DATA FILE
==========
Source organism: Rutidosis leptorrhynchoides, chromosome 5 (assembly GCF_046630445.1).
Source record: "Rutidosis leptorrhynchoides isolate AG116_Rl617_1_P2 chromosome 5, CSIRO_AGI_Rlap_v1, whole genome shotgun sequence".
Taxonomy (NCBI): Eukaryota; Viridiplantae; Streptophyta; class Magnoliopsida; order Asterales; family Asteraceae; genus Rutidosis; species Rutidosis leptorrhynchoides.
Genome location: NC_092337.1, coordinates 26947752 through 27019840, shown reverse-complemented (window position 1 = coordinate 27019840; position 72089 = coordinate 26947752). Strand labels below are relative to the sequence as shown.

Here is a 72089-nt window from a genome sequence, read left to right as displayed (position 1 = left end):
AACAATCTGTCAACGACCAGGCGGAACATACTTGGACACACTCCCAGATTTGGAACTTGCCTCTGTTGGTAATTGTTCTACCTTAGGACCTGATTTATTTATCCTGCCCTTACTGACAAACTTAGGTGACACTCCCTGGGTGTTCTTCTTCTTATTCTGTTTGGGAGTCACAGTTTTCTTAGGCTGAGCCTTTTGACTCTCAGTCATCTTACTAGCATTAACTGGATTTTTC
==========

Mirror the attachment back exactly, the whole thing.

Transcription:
Source organism: Rutidosis leptorrhynchoides, chromosome 5 (assembly GCF_046630445.1).
Source record: "Rutidosis leptorrhynchoides isolate AG116_Rl617_1_P2 chromosome 5, CSIRO_AGI_Rlap_v1, whole genome shotgun sequence".
Taxonomy (NCBI): Eukaryota; Viridiplantae; Streptophyta; class Magnoliopsida; order Asterales; family Asteraceae; genus Rutidosis; species Rutidosis leptorrhynchoides.
Genome location: NC_092337.1, coordinates 26947752 through 27019840, shown reverse-complemented (window position 1 = coordinate 27019840; position 72089 = coordinate 26947752). Strand labels below are relative to the sequence as shown.

Here is a 72089-nt window from a genome sequence, read left to right as displayed (position 1 = left end):
AACAATCTGTCAACGACCAGGCGGAACATACTTGGACACACTCCCAGATTTGGAACTTGCCTCTGTTGGTAATTGTTCTACCTTAGGACCTGATTTATTTATCCTGCCCTTACTGACAAACTTAGGTGACACTCCCTGGGTGTTCTTCTTCTTATTCTGTTTGGGAGTCACAGTTTTCTTAGGCTGAGCCTTTTGACTCTCAGTCATCTTACTAGCATTAACTGGATTTTTC